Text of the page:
Clover

5th post


It was a hot Summer day, in the middle of July. It had been a month since school had gotten out, perhaps even longer. The customary schedule for my routine in those carefree middle school days was to get up, and promptly make some sort of plans to hang out with my friends. That day was no different. I got up, showered blindly, and proceeded to text my two best friends. In short, we decided to all go watch a movie together. Hurriedly, I dashed out of my door and like a squirrel looking for scraps of food on the street I scurried my way into the city boulevards and searched for a bus to take me on an adventure.
     I got on one, Metro Rapid as it were, and payed the man. I found a seat and sat down trying not to draw attention to myself. I looked around the interior of the bus, earphones securely placed in my auditory canals, and examined meticulously, yet in a nonchalant manner, the people sitting in all directions of me. There were, to my surprise, only a few riding the bus that day; a homeless man, beard and all, and two Hispanic women, both 40 years of age, lips pursed, chins up, makeup on, and grocery bags in hand. They were so expected, so cliche, that my memory may have produced the extra lady out of bored necessity. We simultaneously rocked back and forth, as one with the movements of the locomotive, the homeless man looking out towards the streets. We passed by a million parks, a million corner liquor stores, a million people walking along on their afternoon commute. The Metro air conditioning felt so splendid on my cheeks, as I had just gotten in from scorching close-to-100 weather. That was California for you. Hot as a cast iron skillet, yet not hot enough for you to stay indoors. I love it. I tilted my head back and rested it on the chair, quietly looking at the moving images of life racing along in the window.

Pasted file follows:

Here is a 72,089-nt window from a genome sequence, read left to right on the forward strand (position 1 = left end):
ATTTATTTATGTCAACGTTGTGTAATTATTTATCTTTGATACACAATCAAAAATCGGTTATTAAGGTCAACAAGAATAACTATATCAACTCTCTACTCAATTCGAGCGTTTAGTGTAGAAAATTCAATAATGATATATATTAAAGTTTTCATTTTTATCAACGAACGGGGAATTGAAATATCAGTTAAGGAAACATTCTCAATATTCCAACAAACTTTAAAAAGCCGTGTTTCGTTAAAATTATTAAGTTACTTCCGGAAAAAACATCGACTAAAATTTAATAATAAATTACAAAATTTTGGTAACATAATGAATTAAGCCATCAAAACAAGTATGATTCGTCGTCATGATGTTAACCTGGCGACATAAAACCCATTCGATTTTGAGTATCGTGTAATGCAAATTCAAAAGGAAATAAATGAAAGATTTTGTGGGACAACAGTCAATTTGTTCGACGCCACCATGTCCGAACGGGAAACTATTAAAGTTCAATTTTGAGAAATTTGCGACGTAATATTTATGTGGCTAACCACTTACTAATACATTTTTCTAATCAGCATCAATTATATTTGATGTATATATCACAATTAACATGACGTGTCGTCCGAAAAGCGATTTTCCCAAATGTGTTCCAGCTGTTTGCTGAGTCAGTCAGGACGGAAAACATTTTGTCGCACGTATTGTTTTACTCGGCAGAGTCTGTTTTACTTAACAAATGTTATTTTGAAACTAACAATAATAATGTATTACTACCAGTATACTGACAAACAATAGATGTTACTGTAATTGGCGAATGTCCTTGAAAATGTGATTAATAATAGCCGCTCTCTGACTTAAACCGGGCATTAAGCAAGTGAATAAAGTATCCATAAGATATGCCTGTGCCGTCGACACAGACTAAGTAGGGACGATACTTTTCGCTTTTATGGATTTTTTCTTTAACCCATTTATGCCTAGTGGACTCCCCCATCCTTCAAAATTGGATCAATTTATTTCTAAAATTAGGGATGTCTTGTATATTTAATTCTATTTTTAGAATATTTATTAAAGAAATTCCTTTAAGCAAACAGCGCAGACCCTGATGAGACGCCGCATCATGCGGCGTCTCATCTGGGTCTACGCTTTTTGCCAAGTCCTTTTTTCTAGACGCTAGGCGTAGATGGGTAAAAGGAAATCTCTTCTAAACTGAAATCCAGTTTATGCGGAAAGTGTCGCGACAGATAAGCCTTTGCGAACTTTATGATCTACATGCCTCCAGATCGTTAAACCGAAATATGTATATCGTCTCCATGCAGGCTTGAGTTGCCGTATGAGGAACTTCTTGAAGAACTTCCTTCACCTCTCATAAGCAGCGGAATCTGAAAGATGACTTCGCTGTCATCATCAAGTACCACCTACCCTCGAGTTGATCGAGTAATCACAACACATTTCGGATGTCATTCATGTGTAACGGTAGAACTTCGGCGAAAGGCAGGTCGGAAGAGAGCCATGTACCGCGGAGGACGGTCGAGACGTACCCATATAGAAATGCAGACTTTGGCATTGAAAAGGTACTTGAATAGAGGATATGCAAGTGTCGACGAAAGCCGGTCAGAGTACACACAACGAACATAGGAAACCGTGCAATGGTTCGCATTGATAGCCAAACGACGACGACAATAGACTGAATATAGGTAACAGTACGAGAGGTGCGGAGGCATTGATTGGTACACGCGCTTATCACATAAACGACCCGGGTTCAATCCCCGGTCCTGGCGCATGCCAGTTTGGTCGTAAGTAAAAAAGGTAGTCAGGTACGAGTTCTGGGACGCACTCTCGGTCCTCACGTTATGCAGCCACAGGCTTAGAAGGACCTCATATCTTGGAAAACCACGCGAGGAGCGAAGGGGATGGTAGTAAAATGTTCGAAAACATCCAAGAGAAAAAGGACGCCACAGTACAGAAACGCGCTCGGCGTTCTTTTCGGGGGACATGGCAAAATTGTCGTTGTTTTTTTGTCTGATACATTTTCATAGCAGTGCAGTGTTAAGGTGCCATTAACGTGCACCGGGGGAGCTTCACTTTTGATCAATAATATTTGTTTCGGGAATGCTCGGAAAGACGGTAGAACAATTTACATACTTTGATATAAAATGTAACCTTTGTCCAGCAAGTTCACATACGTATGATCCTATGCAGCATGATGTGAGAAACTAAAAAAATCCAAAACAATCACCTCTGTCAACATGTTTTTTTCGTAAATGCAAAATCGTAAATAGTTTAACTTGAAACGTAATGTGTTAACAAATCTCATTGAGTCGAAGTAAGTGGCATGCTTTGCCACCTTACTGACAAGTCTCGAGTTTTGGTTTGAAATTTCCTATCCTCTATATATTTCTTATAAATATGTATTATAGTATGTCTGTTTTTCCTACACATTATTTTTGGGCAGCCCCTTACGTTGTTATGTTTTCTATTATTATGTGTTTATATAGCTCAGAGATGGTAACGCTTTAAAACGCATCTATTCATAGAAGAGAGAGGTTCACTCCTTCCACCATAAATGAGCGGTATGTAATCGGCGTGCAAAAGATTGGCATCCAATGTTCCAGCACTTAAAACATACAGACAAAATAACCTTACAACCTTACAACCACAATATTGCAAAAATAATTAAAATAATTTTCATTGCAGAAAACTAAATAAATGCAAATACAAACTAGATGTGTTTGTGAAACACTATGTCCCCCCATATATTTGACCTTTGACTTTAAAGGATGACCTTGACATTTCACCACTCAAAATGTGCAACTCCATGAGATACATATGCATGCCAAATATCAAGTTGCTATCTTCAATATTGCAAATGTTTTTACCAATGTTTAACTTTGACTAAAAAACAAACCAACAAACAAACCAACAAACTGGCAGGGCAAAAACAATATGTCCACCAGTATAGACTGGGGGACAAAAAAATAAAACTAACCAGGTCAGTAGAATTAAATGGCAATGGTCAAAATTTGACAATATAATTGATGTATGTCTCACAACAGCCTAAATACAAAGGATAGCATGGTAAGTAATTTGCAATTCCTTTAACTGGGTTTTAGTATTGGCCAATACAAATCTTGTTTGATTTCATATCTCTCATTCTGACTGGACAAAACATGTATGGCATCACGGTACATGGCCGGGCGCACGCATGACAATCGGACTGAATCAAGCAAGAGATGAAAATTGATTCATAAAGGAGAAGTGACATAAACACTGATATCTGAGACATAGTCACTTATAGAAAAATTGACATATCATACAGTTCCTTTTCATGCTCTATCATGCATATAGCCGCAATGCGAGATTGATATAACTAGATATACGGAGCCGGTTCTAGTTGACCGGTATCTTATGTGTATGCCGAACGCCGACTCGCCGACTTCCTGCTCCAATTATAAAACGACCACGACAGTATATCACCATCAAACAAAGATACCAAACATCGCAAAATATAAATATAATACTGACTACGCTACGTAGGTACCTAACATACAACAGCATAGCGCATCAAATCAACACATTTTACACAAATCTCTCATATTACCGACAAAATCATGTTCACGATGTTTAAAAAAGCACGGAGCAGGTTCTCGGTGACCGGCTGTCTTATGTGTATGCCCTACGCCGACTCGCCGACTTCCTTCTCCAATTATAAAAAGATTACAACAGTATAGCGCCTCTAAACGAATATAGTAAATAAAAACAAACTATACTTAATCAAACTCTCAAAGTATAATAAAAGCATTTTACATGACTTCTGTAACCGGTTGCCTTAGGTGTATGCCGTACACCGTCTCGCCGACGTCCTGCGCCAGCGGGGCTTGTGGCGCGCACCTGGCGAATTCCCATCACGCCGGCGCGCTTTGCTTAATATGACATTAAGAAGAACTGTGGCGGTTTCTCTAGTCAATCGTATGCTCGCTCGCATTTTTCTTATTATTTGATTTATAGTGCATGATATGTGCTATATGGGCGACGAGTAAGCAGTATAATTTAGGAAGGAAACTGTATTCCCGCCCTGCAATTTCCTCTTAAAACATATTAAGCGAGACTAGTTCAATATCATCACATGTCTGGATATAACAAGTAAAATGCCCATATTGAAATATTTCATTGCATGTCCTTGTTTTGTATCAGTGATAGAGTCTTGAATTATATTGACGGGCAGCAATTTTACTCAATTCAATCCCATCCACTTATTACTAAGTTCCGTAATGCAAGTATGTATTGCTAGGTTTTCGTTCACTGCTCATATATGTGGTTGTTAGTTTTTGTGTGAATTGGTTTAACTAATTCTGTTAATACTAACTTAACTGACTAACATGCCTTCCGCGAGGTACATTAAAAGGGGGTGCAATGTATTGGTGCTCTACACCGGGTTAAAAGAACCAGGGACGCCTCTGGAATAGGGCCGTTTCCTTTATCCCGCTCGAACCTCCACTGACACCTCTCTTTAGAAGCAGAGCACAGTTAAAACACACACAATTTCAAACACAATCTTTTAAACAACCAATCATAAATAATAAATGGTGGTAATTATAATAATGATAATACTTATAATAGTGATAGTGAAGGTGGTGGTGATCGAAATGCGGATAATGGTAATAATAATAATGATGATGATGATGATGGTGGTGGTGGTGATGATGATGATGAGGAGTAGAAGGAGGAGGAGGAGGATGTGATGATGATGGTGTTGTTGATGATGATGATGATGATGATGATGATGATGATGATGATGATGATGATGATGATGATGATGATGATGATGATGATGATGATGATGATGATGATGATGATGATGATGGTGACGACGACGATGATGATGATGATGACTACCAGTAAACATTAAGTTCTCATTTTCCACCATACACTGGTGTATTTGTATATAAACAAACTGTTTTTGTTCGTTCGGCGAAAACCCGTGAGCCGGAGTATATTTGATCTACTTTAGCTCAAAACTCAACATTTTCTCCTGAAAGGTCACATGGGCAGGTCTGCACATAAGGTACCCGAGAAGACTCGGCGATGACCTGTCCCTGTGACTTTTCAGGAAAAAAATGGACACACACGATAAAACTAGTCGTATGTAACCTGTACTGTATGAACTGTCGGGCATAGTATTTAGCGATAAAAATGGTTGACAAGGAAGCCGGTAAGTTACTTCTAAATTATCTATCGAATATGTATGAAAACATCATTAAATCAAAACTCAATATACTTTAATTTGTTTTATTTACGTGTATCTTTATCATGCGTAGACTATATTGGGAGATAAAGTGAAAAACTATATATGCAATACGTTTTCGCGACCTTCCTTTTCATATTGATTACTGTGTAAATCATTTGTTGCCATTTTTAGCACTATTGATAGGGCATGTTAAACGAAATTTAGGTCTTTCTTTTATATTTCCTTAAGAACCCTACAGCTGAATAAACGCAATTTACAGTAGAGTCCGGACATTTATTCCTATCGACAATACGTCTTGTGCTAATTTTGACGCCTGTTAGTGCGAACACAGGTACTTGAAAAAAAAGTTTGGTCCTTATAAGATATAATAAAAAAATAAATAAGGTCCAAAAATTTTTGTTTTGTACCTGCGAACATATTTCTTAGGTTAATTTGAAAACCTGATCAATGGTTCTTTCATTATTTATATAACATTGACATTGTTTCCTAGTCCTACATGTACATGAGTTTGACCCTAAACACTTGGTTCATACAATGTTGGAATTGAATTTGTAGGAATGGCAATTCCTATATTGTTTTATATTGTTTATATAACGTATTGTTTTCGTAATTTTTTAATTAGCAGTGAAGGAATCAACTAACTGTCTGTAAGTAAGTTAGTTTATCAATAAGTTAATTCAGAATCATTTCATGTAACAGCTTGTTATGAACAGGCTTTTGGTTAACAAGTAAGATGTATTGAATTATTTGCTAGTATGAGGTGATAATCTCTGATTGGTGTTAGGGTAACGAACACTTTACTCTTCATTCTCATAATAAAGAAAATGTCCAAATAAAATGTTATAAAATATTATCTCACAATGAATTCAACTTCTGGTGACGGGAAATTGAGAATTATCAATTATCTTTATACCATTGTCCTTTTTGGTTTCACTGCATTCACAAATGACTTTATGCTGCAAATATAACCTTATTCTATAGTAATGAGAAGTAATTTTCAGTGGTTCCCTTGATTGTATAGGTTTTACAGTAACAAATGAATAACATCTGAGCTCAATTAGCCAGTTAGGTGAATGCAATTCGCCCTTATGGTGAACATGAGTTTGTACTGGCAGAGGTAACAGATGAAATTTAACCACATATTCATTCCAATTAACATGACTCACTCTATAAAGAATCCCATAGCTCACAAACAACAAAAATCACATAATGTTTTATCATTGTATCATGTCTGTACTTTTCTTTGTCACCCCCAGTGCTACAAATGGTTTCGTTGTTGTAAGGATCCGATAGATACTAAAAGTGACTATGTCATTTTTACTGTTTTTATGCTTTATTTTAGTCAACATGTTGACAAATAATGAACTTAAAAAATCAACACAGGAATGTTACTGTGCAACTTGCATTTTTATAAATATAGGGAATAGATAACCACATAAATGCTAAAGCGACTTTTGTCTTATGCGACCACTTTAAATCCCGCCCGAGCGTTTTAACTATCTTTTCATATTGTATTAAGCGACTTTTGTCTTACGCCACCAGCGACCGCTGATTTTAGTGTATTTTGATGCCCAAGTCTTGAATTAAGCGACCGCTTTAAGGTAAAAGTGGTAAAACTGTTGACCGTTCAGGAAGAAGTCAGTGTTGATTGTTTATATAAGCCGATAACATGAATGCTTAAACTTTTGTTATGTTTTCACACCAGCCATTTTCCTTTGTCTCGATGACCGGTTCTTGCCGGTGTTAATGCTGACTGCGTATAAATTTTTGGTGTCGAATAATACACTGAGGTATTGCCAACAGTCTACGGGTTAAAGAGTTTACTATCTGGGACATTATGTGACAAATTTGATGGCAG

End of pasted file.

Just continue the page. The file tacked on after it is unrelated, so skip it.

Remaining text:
About fifteen minutes later, I found myself to be the singular entity inside the lonely bus. Thankfully, my stop was the one I was currently at so I promptly got up and exited the vehicle, leaving the mindless drone of a bus driver all to himself. They probably like being by themselves. The pavement let out cries of agony as I jumped off the bus steps to the cement. I didn’t say thank you to the bus driver, and in retrospect I probably still wouldn’t have. He probably looked at me in discontent as he pushed the button to close the bus doors. I felt the last of the cool air waft through the pores in my clothing, and in a swift jumping motion I fixed my backpack neatly on my shoulder. The theatre was two minutes away from the stop, and I saw the bus heading off in the opposite direction. Having no business or interest at the beat up park I was dropped off at, I promptly started the short trek to the rendezvous.